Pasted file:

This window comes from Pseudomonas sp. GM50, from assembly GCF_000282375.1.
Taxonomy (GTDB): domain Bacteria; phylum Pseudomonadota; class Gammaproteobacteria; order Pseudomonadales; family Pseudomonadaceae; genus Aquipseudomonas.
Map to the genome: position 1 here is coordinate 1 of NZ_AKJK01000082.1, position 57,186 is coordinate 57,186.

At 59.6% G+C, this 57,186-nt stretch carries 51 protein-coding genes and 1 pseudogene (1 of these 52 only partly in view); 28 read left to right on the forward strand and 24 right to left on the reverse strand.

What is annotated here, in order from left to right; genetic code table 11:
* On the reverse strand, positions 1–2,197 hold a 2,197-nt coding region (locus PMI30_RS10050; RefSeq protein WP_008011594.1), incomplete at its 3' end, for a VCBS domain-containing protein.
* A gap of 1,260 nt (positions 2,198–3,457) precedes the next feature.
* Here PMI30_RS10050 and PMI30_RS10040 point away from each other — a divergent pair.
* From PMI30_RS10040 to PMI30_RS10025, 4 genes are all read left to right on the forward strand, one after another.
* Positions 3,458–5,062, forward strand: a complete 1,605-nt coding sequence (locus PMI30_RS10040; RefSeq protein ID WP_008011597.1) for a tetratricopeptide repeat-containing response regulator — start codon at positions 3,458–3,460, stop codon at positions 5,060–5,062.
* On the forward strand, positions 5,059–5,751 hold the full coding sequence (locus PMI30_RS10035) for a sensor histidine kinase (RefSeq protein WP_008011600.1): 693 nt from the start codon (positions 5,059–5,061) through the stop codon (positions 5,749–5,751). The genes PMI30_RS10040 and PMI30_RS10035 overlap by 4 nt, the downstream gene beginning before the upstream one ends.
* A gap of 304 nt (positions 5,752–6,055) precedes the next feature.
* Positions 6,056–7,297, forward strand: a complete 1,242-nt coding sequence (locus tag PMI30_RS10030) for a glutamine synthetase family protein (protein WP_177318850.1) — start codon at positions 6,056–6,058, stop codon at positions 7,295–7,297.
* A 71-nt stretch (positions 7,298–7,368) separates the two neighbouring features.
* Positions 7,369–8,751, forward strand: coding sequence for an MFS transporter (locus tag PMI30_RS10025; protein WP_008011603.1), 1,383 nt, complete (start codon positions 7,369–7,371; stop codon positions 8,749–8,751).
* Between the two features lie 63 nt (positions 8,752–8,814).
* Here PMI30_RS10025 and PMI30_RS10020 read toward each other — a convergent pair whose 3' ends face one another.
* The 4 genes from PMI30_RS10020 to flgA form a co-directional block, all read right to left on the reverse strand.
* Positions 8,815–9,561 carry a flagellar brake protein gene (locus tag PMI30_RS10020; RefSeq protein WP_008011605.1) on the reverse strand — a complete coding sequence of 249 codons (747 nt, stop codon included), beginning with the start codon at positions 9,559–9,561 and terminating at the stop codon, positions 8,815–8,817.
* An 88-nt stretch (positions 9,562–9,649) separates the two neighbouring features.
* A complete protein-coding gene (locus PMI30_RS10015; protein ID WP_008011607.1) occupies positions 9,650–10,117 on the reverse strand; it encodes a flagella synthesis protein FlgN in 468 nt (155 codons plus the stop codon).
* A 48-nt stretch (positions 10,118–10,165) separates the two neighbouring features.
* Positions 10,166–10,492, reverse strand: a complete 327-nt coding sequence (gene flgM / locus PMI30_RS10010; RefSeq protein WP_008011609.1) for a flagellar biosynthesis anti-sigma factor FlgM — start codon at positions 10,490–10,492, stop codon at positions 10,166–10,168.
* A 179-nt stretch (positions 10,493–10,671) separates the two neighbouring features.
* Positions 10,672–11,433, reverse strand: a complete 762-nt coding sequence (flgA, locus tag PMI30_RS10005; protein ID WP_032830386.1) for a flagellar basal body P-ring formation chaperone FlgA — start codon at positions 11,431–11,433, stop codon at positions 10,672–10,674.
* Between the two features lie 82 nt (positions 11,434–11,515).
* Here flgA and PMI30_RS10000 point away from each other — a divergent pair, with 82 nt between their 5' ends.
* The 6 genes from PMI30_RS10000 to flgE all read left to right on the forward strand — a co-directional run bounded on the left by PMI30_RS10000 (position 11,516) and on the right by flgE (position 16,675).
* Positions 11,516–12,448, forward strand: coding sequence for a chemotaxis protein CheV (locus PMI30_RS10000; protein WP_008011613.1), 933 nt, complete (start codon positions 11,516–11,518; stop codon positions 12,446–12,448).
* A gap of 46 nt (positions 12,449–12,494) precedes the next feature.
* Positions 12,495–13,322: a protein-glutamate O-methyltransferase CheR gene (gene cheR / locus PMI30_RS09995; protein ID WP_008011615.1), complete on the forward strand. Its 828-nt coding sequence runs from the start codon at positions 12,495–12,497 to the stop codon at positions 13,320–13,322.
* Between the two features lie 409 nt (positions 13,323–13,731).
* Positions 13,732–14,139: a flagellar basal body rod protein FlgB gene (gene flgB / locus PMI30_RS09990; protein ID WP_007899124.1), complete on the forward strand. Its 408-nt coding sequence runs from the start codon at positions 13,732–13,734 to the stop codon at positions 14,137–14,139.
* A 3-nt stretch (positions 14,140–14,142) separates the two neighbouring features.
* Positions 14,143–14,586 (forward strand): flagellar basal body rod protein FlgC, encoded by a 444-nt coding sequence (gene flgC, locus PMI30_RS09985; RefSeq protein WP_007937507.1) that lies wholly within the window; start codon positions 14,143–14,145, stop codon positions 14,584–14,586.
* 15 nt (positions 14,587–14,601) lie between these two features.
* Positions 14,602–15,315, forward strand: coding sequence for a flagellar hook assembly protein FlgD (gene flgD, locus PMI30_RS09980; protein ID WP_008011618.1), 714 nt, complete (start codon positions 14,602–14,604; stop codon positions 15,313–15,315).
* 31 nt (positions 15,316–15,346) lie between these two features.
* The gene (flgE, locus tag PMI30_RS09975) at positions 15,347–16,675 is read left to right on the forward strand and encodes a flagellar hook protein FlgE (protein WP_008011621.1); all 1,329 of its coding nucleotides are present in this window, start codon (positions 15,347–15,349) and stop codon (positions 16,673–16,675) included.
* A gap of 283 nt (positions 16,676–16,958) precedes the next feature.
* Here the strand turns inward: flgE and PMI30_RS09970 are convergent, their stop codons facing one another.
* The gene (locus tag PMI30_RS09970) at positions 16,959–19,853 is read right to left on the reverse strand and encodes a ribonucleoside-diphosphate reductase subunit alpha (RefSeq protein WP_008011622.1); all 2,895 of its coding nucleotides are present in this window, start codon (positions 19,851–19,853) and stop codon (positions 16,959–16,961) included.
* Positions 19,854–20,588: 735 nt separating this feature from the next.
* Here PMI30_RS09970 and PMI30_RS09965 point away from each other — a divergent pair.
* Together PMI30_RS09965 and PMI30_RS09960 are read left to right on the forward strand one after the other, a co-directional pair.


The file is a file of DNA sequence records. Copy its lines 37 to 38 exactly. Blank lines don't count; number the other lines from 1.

* Positions 14,602–15,315, forward strand: coding sequence for a flagellar hook assembly protein FlgD (gene flgD, locus PMI30_RS09980; protein ID WP_008011618.1), 714 nt, complete (start codon positions 14,602–14,604; stop codon positions 15,313–15,315).
* 31 nt (positions 15,316–15,346) lie between these two features.